My experience in the fanfiction community taught me warnings (including general warnings and trigger warnings) allowed people to avoid things they disliked/hated/feared, but at the same time, allowed them to find things they were looking for.

    What if a feminist WANTS to read a piece on rape? Because she’s been raped, or a friend has, or she just wants to better understand? A trigger warning will point her to a serious, detailed, discussion of rape. I’ve often searched by triggers when I’m trying to educate myself on something, because those are often the most important posts.

  34. abby
    abby April 14, 2010 at 12:21 am |

    @curious man: sometimes, yes, on a particularly bad day – but at least i know someone cared enough to try to warn me.

  35. PrettyAmiable
    PrettyAmiable April 14, 2010 at 12:59 am |

    curious man – it’s a thought, but I can’t imagine that the reaction would ever be worse than the underlying material. I’m thinking of Pavlovian responses where the associated stimulus never elicited a stronger response than the direct stimulus. I haven’t been triggered by a trigger warning in my experience (though sometimes they’re enough to piss me off in the abstract), but I wonder what the reactions are of other people for whom trigger warnings are aimed.

  36. piny
    piny April 14, 2010 at 1:14 am |

    breslin: “If it weren’t for Lydia, I wouldn’t be a writer. I’d be a hack. Her keen insight, writerly savvy, and savage wit have helped me become the writer I am today.”

    Did she make you a horrible person, too, Susie, or did she just help you mold the setting you needed to shine?

    I just don’t understand this mindset. I don’t get it. How do you hear about this kind of agony and react with derision? If someone says that a memory will send them out of the daylight world for a day or an hour, why can’t you be generous enough to protect them? Why would that request offend anyone?

    I don’t think any of the survivors who need trigger warnings are saying that their reactions are rational, or proportionate. They don’t argue that we all need to read these stories in the same way. They’re saying that their history is non-negotiably present: the choice is between throwing salt over your shoulder and real demons in their houses.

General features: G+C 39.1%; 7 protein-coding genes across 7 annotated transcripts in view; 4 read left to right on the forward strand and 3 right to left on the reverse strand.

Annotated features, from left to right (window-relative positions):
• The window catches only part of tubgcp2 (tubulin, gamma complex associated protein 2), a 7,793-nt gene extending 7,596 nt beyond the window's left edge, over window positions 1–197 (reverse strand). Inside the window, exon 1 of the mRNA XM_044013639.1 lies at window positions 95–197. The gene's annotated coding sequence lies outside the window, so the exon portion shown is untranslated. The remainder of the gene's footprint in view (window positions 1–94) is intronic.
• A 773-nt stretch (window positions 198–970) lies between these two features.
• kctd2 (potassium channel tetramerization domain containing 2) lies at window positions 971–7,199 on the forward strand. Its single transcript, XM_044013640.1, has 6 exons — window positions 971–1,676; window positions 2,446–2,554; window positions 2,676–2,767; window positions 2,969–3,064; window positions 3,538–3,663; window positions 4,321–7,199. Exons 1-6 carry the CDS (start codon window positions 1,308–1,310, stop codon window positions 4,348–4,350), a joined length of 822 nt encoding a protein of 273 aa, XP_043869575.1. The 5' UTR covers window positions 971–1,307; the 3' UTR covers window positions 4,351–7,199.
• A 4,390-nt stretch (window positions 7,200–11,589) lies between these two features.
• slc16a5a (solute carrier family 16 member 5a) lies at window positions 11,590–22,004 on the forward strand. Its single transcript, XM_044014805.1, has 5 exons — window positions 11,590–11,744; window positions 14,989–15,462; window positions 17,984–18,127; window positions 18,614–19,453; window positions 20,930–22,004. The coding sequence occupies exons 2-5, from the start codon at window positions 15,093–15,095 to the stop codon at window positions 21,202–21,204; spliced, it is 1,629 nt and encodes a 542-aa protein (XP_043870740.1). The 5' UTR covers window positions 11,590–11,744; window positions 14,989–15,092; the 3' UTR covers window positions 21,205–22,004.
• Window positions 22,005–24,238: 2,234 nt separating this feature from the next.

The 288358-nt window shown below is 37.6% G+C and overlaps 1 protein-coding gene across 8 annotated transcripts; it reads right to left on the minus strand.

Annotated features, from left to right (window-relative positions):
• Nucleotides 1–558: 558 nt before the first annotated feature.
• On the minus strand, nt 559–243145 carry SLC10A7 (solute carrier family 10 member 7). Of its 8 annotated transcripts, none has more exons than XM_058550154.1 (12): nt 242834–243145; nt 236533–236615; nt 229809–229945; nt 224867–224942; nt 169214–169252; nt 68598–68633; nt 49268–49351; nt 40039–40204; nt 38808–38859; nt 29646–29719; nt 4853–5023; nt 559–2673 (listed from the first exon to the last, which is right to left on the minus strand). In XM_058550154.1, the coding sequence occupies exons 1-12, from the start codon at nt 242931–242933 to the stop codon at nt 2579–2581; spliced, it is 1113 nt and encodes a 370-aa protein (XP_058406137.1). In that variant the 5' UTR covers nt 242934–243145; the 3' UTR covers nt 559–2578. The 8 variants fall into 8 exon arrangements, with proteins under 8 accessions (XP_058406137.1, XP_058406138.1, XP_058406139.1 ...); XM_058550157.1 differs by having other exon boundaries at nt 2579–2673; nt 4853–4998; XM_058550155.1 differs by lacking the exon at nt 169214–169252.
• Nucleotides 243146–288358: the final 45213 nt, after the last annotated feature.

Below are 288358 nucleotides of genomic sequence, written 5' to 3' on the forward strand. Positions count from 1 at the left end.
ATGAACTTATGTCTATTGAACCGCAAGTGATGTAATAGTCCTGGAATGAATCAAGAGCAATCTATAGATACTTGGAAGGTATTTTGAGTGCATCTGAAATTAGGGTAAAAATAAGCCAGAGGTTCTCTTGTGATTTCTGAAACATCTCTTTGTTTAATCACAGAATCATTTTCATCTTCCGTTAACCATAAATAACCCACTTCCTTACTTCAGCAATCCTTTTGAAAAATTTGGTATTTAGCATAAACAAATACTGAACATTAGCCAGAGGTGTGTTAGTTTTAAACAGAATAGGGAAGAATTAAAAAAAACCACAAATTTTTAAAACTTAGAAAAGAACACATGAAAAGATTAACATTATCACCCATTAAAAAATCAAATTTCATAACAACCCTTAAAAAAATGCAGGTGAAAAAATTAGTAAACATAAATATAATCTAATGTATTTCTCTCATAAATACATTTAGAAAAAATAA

So, really, what is your fucking problem?

  37. Samantha b.
    Samantha b. April 14, 2010 at 5:46 am |

    Faith, the word “offended” is a really loaded one in discussions of privilege. And, fine, you can’t be bothered to care about Breslin, but one has to then one wonder why you are bothering to care about commenting about Breslin. What’s implicit in that is that you find it somehow instructive that you don’t care about Breslin.

  38. Sheelzebub
    Sheelzebub April 14, 2010 at 7:46 am |

    That’s right Lydia. Your little buddy is the ONLY THING IN THE WORLD the feminist community is talking about.

    Here’s a ticket to the clue train–when your friend writes a nasty screed about feminists and rape survivors, when she uses strawmen and scare stories, and when she trashes rape survivors, she’s gonna get called on it. Put on your adult clothes and stop your whining. If you don’t want shit, don’t start none.

  39. Jadey
    Jadey April 14, 2010 at 10:26 am |

    No, wait, everyone – it’s okay! Breslin has explained all. If we had only realized, she carefully labelled her post as triggering and if we read it and were still pissed off, then it’s our own damn fault! Because she warned us! Also, the fact that people did read it and were pissed off proves that trigger warnings don’t work and are as obsolete as feminism itself!